academic communication lesson 2 n.
Download
Skip this Video
Loading SlideShow in 5 Seconds..
Academic Communication Lesson 2 PowerPoint Presentation
Download Presentation
Academic Communication Lesson 2

Loading in 2 Seconds...

play fullscreen
1 / 19

Academic Communication Lesson 2 - PowerPoint PPT Presentation


  • 90 Views
  • Uploaded on

Academic Communication Lesson 2. Pick up four different handouts per person from the desk at the front of the room: Syllabus Sheet Small card (your attendance card) “Choose a result” homework “Strategy & Checklist” Course Website: staff.ustc.edu.cn/~acadcom. Attendance Card.

loader
I am the owner, or an agent authorized to act on behalf of the owner, of the copyrighted work described.
capcha
Download Presentation

PowerPoint Slideshow about 'Academic Communication Lesson 2' - jera


An Image/Link below is provided (as is) to download presentation

Download Policy: Content on the Website is provided to you AS IS for your information and personal use and may not be sold / licensed / shared on other websites without getting consent from its author.While downloading, if for some reason you are not able to download a presentation, the publisher may have deleted the file from their server.


- - - - - - - - - - - - - - - - - - - - - - - - - - E N D - - - - - - - - - - - - - - - - - - - - - - - - - -
Presentation Transcript
academic communication lesson 2

Academic CommunicationLesson 2

Pick up four different handouts per person from the desk at the front of the room:

Syllabus Sheet

Small card (your attendance card)

“Choose a result” homework

“Strategy & Checklist”

Course Website: staff.ustc.edu.cn/~acadcom

attendance card
Attendance Card

Each student needs an attendance card.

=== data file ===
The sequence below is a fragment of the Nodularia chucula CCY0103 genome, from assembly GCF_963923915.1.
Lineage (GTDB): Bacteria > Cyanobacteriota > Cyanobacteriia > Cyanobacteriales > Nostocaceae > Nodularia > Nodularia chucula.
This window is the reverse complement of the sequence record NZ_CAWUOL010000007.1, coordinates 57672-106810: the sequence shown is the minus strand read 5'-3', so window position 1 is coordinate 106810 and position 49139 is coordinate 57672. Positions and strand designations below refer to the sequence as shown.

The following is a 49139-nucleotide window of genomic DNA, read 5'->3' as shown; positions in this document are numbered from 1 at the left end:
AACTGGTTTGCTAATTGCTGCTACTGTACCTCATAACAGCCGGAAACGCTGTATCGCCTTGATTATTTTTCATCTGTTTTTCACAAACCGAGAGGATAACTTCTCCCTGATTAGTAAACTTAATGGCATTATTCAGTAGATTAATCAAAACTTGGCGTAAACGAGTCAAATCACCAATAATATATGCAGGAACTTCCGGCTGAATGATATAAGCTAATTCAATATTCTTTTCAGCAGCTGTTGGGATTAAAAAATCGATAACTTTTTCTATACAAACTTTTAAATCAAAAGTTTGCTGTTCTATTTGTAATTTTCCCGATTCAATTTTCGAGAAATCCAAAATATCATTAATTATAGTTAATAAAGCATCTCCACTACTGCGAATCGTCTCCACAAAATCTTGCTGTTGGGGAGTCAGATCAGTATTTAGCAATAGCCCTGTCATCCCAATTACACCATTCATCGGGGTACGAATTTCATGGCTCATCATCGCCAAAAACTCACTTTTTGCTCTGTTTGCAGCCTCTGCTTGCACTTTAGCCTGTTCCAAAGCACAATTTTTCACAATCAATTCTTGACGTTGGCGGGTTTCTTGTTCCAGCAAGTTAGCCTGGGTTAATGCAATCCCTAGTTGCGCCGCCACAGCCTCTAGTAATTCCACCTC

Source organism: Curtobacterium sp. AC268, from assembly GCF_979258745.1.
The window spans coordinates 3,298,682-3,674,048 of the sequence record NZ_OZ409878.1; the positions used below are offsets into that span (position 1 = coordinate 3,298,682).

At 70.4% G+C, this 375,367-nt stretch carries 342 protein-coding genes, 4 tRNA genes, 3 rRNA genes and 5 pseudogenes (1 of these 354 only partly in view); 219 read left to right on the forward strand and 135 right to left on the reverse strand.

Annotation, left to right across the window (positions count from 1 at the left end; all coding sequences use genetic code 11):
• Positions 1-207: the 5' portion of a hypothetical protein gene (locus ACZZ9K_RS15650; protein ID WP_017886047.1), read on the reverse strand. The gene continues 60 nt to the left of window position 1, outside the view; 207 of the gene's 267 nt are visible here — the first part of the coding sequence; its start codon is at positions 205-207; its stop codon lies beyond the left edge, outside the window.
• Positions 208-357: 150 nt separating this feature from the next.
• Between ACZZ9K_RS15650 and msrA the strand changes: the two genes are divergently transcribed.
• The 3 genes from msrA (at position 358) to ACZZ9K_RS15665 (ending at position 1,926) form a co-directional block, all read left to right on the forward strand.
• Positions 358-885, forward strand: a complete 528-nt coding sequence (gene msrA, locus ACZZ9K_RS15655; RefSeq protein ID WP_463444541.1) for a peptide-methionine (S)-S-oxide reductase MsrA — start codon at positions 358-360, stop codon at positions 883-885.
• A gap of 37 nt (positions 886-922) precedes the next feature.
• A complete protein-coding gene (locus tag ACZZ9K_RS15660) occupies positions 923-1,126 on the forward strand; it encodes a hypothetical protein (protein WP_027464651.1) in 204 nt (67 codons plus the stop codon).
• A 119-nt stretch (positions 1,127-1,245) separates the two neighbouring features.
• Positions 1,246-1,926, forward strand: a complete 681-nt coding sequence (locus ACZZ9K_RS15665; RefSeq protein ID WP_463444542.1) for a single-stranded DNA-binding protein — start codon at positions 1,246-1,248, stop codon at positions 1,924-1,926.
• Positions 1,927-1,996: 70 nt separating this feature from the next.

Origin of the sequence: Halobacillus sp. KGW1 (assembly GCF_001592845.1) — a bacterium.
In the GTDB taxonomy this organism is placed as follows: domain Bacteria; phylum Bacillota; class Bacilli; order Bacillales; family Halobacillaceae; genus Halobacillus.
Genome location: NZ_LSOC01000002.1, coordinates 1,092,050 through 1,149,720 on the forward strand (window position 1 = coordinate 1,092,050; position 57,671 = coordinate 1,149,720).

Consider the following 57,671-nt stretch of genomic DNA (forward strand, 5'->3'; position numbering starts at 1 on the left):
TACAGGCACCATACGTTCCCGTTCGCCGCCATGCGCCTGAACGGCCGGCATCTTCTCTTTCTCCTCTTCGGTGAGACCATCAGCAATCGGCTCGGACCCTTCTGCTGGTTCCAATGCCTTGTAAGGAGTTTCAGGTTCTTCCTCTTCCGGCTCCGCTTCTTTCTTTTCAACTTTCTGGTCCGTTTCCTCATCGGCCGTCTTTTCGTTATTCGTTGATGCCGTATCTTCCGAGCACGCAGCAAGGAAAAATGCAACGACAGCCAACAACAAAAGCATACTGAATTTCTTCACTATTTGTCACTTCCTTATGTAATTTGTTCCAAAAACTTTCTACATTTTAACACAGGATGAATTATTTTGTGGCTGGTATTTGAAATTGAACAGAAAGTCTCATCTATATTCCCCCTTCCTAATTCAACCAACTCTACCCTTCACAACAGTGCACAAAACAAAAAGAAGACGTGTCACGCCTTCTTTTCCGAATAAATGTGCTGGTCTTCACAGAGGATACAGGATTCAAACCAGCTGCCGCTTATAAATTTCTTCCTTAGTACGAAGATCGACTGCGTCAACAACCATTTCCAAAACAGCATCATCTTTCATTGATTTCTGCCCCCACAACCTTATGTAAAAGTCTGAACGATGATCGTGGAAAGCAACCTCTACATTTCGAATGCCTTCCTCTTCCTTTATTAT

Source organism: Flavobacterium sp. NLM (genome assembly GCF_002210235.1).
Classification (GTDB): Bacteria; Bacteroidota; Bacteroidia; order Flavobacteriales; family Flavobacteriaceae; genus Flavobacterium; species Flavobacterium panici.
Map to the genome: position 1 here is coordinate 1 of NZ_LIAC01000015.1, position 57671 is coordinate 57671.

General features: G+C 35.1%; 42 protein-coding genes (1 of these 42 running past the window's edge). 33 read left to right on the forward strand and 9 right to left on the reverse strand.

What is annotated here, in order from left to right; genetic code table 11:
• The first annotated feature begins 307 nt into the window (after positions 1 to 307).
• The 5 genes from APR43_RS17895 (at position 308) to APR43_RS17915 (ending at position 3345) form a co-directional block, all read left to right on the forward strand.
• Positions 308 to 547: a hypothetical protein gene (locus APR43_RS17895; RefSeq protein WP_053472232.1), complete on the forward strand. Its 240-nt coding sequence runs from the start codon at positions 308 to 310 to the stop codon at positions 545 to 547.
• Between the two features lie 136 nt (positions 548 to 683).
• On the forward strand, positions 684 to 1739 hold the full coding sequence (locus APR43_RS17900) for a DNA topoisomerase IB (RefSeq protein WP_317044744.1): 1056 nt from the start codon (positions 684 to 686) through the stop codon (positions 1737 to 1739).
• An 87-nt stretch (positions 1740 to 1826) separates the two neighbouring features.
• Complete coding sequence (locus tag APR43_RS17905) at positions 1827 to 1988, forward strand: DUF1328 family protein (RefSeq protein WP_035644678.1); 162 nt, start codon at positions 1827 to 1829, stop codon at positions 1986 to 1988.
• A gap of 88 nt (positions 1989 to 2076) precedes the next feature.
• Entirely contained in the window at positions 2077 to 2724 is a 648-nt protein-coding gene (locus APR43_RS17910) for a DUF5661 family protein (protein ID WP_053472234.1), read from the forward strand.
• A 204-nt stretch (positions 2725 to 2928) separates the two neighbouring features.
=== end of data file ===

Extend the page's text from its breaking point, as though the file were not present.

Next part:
• Bring a picture to glue onto the card.

Have a photo now? Glue it on during today’s break

  • No photo today? Bring one next week.
  • Hand in the card before you leave today.
course goals
Course Goals
  • Good speakers will get better
  • Bad speakers will get “good enough”

(to present scientific results in English at an international conference)

  • You will know what to aim for

(i.e. what you are trying to do)

  • You will know what mistakes to avoid
with your partner make 2 lists
With your partner, make 2 lists…
  • What makes a good scientific presentation good?
    • Clear organization
  • What makes a bad scientific presentation bad?
    • Bad pronunciation
during the break
During the Break…
  • Glue an ID photo onto your attendance card
  • (If you do not have a photo with you today then bring one next week, BUT you must still hand your card in today.)
  • Hand the card in to the teacher now or at the end of today’s class
presentation checklist
Presentation Checklist

Two uses:

  • Gives you a step-by-step plan to follow
  • Makes sure you do not miss anything important
section 1 determining your topic
Section 1: Determining your topic
  • A. Choose a subject. [This may be all or part of the paper to be presented.]
  • B. Analyze the purpose of the talk.
  • C. Analyze your listeners.
section 1 determining your topic1
Section 1: Determining your topic
  • A. Choose a subject. [This may be all or part of the paper to be presented.]

= Your homework: Chose a paper to present

  • B. Analyze the purpose of the talk.
  • C. Analyze your listeners.
section 1 determining your topic2
Section 1: Determining your topic
  • A. Choose a subject. [This may be all or part of the paper to be presented.]

= Your homework: Chose a paper to present

  • B. Analyze the purpose of the talk.
    • Done in first class of course: “Prove that you can present a research result well in English”
    • Prove you can explain things in a way suitable for a conference